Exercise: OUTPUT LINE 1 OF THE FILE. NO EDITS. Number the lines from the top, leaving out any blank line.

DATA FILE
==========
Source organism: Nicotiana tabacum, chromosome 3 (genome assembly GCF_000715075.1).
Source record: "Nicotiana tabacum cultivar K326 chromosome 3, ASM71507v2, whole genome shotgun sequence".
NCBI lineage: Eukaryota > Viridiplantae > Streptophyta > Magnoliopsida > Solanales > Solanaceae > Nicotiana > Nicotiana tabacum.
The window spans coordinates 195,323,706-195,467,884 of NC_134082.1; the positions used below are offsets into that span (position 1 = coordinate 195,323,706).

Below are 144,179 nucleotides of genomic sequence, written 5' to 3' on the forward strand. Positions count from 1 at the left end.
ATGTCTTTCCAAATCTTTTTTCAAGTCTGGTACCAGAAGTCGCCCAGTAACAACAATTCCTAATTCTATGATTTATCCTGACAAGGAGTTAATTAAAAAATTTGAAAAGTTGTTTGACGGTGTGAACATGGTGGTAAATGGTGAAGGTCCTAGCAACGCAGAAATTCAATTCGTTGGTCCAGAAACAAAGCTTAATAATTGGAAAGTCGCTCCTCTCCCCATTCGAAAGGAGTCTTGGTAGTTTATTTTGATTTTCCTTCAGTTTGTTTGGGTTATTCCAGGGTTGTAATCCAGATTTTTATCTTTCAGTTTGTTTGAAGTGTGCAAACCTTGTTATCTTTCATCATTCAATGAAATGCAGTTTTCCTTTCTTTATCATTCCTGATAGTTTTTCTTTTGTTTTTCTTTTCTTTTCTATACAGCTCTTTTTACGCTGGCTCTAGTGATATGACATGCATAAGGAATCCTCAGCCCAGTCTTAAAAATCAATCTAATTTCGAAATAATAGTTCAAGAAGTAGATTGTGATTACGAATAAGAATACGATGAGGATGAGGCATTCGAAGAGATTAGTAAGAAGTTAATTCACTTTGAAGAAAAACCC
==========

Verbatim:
Source organism: Nicotiana tabacum, chromosome 3 (genome assembly GCF_000715075.1).